McKenna AvatarRichard McKenna grew up in the visionary utopia of 1970s South Yorkshire and now ekes out a living among the crumbling ruins of Rome, from whence he dreams of being rescued by the Terran Trade Authority.

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All the Colors Above Them: Gloria Miklowitz’s ‘The War Between the Classes’

Eve Tushnet / July 14, 2020

Assign teenagers to different socioeconomic classes and require the lower classes to perform humiliating rituals of obeisance to the upper. Give other students the power to enforce class boundaries and punish those who get ideas above their station. Make sure the artificial hierarchy affects the students’ friendships and grades. What could go wrong?

This is the setup for Gloria D. Miklowitz’s 1985 young adult novel, The War Between the Classes. But it’s also the premise of a real classroom exercise developed in the late ’70s by Occidental College Professor Ray Otero. Otero’s “Color Game,” in which students wear armbands whose colors indicate whether they’re upper-class, upper-middle, lower-middle, or lower, is one of many similar classroom experiments in which students take on new identities in the hopes of gaining insight into social dynamics. (You can watch a short 1983 feature on the Color Game here.)

Perhaps the experiment that had the greatest impact on ’80s pop culture was “The Third Wave,” a 1967 exercise intended to teach California high school students about the rise of Nazism. The experiment got out of hand, of course, leading to both a fictionalized TV movie and a novelization, The Wave, in 1981. The Third Wave has inspired everything from a Canadian musical to an episode of the children’s cartoon “Arthur”—and even a Sweet Valley Twins book, 1995’s It Can’t Happen Here. The story of the Third Wave has had a recent renaissance in Germany, with a 2008 film and a 2019 Netflix series, We Are the Wave.

Although Miklowitz’s novel did get a 1985 Emmy-winning television adaptation, the Color Game never managed the big pop culture footprint of the Third Wave. And the real-life game didn’t please everybody, especially once it moved beyond the control of its developer. Otero was sued in 1988 by the parents of a high school student who claimed her experience as a “lower-class” Color Game participant had traumatized her. But as an exercise for college students, led by an experienced teacher, the Color Game proved popular—and Miklowitz’s fictional version offers far more insightful social criticism than the usual YA “the game got out of hand!” cautionary tale. The Wave has two fairly simple messages: “The desire to belong will dull your conscience,” and, “Anybody will buy into fascism if you market it right.” The War Between the Classes is teaching subtler lessons about shame, solidarity, and meritocracy.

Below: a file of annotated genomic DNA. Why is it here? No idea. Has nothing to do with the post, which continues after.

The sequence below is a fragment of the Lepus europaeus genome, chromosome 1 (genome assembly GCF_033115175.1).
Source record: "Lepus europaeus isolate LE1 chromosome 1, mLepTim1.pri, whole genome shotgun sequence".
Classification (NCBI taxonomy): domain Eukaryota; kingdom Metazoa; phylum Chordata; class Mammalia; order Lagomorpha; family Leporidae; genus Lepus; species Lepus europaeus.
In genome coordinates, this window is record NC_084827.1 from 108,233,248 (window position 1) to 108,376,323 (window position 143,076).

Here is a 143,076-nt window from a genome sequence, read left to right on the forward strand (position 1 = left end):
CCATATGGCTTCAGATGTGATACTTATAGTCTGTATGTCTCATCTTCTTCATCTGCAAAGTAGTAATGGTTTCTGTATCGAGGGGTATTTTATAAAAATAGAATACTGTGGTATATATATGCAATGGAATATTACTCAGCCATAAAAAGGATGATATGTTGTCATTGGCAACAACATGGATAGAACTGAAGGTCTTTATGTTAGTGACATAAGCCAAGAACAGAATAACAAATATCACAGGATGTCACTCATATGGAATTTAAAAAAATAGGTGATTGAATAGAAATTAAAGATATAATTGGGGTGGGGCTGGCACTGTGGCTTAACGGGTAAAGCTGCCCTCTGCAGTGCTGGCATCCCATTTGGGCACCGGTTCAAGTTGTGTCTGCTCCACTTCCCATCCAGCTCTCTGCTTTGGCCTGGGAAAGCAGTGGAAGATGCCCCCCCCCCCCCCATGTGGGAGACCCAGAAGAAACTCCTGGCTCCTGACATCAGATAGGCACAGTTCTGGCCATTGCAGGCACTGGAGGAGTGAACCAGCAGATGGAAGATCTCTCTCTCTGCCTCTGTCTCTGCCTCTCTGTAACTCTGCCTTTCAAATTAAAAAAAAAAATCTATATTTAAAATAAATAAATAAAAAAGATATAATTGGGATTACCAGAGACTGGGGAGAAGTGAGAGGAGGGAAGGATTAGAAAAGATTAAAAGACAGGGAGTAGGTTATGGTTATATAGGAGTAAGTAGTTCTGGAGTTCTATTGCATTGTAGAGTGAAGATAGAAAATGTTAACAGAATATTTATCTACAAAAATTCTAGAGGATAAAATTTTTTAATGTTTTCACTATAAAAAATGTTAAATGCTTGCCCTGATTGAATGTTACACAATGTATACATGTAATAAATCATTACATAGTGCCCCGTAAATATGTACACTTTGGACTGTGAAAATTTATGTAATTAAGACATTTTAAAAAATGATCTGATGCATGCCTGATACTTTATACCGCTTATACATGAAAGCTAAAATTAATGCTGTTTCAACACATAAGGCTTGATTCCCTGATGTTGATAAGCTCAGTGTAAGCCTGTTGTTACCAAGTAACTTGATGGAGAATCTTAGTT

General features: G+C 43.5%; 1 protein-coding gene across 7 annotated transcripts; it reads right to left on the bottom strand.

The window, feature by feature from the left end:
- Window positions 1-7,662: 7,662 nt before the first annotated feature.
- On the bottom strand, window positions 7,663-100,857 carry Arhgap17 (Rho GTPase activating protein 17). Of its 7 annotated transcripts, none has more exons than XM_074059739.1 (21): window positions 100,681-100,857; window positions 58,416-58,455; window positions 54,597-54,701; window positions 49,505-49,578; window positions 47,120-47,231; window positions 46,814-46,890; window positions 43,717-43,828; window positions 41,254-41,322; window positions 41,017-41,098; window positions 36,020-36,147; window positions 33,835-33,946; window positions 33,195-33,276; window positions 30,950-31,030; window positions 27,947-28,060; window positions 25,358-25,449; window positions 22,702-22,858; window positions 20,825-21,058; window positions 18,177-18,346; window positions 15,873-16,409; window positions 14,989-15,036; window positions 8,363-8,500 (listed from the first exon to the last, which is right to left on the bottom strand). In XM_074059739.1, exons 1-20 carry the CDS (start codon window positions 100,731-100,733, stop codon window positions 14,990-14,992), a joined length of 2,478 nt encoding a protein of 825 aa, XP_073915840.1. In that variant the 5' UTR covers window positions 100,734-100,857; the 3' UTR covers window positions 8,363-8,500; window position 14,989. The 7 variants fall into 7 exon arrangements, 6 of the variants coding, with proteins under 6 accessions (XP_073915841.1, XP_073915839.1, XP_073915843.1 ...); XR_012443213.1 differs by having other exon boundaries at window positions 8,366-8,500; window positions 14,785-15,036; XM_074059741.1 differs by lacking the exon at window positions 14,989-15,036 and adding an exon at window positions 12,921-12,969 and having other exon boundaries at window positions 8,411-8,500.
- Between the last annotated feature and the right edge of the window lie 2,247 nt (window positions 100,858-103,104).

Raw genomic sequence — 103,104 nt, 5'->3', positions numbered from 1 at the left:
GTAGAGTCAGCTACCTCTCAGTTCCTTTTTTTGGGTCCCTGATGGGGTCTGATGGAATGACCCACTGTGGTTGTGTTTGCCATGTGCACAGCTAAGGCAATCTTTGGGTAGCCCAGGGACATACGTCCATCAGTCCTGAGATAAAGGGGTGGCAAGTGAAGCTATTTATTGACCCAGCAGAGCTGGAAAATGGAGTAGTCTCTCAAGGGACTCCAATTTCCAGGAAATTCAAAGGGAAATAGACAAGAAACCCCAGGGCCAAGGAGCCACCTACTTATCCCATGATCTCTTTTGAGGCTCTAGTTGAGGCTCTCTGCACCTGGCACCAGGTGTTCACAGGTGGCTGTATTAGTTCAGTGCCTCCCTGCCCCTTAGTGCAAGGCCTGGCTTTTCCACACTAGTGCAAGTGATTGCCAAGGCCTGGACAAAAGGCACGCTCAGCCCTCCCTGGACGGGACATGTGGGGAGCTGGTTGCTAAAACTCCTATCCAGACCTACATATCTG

Miklowitz specialized in YA novels about social issues: cult recruiting, nuclear war, teen suicide, single motherhood. Her prose in The War Between the Classes is workaday, her dialogue often preachy; characterization is quick and simple, and the obligatory YA romance is useful to the plot, but predictable. That romance crosses both color and Color Game lines. Emiko Sumoto—always “Amy” at school—is a middle-class Japanese-American girl whose boyfriend, Adam, is a rich white bro. His first romantic gesture in the novel is a flower with a note: “To my exotic, inscrutable Amy….” This is about the level of subtlety the book aims for.

Amy ends up wearing the armband of the upper-class Blues, whereas Adam is relegated to the lowest class, the Oranges. This is no coincidence. In the novel, the fictional Otero rigs the game so that students of color are assigned to the upper strata and the white kids are more likely to end up in the lower. Meanwhile, the game also reverses their sex roles: in a twist taken from the real-life Color Game, boys (called “No-Teks”) must now curtsy to and otherwise defer to girls (“Teks”).

In fact, the game relies heavily on shows of deference. The novel’s Otero explains, “Oranges must always show their inferiority by bowing when they meet their superiors, all colors above them. Light Greens must bow to the Dark Greens and Blues… But the Blues, bless them, don’t bow to anyone. Why should they?” He continues, “Inferior colors may not speak with or socialize with superior colors. A superior color may address an inferior one, but not vice versa.” Otero throws in derogatory comments about the “lower” colors (“I wouldn’t want to confuse you… Especially you Oranges”) and warns them that a “spy network” of enforcers called G4s have the power to report and punish disobedience. “You can be fined, harassed, given lower status”; you can also gain status by “squeal—er, uh, reporting” on others who break the rules.